Movie Review: “A Million Ways to Die in the West”

Seth MacFarlane, Charlize Theron, Amanda Seyfried, Neil Patrick Harris, Giovanni Ribisi, Liam Neeson
Seth MacFarlane

There’s a reason why there aren’t many comedy Westerns, and even fewer that are actually any good, and that’s because the subgenre as a whole is very difficult to pull off. So you have to credit Seth MacFarlane for not only having the cojones to follow up “Ted” with such an offbeat genre hybrid film, but actually succeed where so many others have failed. “A Million Ways to Die in the West” is probably his most ambitious project to date, and although that may sound strange for a man who made a movie about a talking teddy bear, it’s nice to see a filmmaker with that kind of confidence. Like most things in MacFarlane’s career, “A Million Ways to Die in the West” is guaranteed to divide audiences, but it’s a really solid comedy with more than enough laughs to offset its minor shortcomings.

MacFarlane stars as Albert, a cowardly sheep farmer who’s astutely aware of just how horrible life is in 1882 Arizona. After weaseling his way out of a gun fight, Albert’s embarrassed girlfriend Louise (Amanda Seyfried) dumps him for Foy (Neil Patrick Harris), the arrogant owner of the local moustachery. While contemplating leaving town for a fresh start, Albert saves a beautiful woman named Anna (Charlize Theron) and they immediately bond over their shared hatred of the Wild West. When Albert challenges Foy to a duel in the hope of winning back Louise, Anna agrees to help him become a better gunfighter, falling for the lovable loser in the process. But what Albert doesn’t realize is that Anna is married to a dangerous outlaw named Clinch Leatherwood (Liam Neeson), who rides into town upon hearing of Anna’s infidelity to kill the man that stole his woman.

“A Million Ways to Die in the West” is a very different kind of movie than MacFarlane’s directorial debut, and that’s what makes it so refreshing, because while he could have done pretty much whatever he wanted, he chose to take a risk instead and challenge himself creatively. By setting the film in the 19th century, MacFarlane has effectively forced himself to eschew from his usual pop culture references (save for a couple in-jokes that work in the context of the time period) in favor of more observational humor about the general horribleness and idiosyncrasies of the American frontier. Not every joke works, and the toilet humor is completely unnecessary, but there’s a lot of great material here that’s even funnier than some of the best stuff in “Ted,” including a pair of cameos that trump the Sam Jones/“Flash Gordon” sequence.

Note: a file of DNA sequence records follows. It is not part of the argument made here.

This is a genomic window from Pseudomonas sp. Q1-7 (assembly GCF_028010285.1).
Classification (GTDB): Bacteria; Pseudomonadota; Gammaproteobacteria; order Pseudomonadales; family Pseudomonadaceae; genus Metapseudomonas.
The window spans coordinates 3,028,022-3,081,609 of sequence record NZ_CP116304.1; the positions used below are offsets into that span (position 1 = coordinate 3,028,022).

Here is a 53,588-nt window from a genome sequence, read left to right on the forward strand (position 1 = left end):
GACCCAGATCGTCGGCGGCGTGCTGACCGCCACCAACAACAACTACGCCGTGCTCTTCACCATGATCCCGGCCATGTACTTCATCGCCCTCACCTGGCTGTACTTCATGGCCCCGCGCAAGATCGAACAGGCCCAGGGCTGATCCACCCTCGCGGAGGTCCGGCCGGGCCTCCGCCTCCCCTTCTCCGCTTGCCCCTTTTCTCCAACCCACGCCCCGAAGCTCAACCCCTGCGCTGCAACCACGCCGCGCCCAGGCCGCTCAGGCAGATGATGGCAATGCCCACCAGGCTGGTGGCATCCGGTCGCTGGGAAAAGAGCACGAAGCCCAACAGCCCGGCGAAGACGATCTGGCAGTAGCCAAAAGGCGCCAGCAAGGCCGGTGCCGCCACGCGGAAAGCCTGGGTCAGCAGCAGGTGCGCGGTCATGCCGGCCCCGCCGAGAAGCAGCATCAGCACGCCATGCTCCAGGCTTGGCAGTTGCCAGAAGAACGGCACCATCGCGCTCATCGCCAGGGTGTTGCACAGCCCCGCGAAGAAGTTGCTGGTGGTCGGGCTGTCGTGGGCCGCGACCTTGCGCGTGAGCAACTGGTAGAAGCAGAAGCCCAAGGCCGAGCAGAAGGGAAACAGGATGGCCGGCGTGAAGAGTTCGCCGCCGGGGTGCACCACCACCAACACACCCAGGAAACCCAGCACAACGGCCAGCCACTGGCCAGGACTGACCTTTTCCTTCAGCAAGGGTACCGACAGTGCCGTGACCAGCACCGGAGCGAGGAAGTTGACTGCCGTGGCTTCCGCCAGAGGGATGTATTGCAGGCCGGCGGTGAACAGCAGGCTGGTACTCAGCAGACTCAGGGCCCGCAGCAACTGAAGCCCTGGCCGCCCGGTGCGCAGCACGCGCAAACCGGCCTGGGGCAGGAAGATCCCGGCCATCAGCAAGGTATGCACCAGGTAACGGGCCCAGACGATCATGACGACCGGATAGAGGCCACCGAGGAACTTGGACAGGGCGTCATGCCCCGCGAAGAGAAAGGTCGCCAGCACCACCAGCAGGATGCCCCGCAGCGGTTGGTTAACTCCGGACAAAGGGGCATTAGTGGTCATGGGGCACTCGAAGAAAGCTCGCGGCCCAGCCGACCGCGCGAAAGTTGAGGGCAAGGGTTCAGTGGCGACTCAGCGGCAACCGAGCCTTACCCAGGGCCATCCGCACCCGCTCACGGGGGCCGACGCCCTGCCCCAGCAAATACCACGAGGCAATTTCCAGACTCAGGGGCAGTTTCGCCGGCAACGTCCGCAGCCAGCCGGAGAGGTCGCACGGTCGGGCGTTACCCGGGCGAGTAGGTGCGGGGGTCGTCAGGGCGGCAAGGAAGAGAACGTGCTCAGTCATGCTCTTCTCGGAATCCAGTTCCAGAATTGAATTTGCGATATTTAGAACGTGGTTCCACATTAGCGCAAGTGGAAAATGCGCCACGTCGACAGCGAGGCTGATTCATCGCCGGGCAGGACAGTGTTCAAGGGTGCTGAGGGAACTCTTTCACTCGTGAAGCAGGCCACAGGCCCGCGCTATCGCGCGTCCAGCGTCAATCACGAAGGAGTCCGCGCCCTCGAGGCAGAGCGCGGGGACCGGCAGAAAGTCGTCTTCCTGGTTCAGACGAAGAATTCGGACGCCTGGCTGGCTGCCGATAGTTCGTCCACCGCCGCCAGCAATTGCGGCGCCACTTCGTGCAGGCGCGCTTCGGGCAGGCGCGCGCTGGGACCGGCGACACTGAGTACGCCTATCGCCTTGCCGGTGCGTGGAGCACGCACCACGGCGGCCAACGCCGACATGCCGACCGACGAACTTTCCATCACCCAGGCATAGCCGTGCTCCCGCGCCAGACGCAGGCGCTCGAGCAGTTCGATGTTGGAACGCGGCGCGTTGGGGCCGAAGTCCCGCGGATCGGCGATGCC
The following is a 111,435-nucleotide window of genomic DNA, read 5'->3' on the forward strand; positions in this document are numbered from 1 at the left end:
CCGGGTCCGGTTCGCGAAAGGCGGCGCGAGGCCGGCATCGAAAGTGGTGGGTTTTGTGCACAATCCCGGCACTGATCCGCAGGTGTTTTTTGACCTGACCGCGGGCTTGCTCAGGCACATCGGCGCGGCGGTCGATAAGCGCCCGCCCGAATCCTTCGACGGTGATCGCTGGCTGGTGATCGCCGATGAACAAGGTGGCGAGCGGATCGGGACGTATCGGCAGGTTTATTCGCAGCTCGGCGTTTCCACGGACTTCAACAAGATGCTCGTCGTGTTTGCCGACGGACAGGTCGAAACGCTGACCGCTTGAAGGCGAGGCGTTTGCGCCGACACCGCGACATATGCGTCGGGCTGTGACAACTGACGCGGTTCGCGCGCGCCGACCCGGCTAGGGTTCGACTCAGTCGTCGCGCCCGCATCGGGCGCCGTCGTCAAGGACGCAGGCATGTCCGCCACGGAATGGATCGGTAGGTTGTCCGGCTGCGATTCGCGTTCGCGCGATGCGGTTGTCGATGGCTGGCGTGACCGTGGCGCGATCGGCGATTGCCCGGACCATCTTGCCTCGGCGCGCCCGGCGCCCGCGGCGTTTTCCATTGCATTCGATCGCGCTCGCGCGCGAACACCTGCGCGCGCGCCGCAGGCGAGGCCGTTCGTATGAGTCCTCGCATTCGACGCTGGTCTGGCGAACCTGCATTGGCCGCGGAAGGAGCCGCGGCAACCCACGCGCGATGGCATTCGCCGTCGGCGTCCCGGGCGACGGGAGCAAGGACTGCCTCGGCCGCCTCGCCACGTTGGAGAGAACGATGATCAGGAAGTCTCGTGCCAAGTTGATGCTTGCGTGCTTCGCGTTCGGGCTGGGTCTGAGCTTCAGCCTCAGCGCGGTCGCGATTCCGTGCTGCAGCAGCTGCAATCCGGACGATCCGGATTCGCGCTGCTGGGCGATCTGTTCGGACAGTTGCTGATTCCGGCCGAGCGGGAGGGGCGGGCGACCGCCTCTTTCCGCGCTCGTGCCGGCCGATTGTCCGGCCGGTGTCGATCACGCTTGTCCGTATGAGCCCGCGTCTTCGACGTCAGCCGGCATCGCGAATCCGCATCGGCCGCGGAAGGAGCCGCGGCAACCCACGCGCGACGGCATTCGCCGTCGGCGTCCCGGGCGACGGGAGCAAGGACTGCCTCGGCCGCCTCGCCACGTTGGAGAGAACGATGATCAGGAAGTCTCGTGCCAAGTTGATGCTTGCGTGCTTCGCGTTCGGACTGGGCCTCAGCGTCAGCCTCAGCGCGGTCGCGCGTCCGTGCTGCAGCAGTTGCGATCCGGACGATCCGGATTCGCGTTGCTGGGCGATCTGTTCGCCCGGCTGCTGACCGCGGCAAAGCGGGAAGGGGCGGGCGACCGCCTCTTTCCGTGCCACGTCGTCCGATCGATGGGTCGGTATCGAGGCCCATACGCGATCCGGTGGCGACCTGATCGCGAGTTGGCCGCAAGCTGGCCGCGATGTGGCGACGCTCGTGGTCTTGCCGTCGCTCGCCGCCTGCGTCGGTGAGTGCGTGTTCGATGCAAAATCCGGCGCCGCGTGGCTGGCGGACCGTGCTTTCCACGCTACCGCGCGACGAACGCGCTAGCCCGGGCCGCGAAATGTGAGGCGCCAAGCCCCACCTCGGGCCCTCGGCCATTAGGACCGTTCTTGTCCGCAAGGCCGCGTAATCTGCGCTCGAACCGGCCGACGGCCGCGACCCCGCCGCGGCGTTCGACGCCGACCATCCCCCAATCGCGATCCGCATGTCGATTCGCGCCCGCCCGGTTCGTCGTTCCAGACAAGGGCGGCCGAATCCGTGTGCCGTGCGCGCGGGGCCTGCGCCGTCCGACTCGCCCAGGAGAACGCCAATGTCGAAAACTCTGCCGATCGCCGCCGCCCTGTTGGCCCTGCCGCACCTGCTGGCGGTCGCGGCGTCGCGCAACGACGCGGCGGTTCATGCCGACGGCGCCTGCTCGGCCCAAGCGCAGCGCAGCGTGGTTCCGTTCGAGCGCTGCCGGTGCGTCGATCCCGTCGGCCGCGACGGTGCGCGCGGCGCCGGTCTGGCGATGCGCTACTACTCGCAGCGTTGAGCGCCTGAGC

MacFarlane has gotten a lot of flak for his decision to play the lead role in addition to his directing and co-writing duties, but he’s an incredibly likeable and natural performer with excellent comic timing. His lack of experience may show in the dramatic moments, but that’s why Charlize Theron was such a brilliant piece of casting, because she carries him through those scenes with the effortlessness that you’d expect from an actress of her caliber. And better yet, she seems to be genuinely enjoying herself in a rare comedic performance. Neil Patrick Harris is also amusing in his limited screen time as Albert’s pompous rival, but unfortunately, the same can’t be said of Liam Neeson and Amanda Seyfried, who are saddled with underwritten and humorless roles. Neeson doesn’t even seem like he’s trying, with the decision to use his native Irish accent coming off more like an act of laziness than the unexplained joke it was presumably intended to be.

The biggest problem with the film is that it’s basically a tale of two halves. The first hour is extremely funny, with an almost relentless stream of clever jokes that rarely miss their mark, but it starts to drag in the latter half as it meanders towards its conclusion. MacFarlane simply can’t maintain the fast-paced, laugh-a-minute level of comedy for the length of its nearly two-hour runtime, which begs the question of why the movie even needed to be that long in the first place. “A Million Ways to Die in the West” would have benefited greatly from some stronger supporting characters and a leaner runtime, but that shouldn’t take away from what MacFarlane has accomplished, because it’s one of the funniest comedies of its kind. Mel Brooks would be proud, diarrhea gags and all.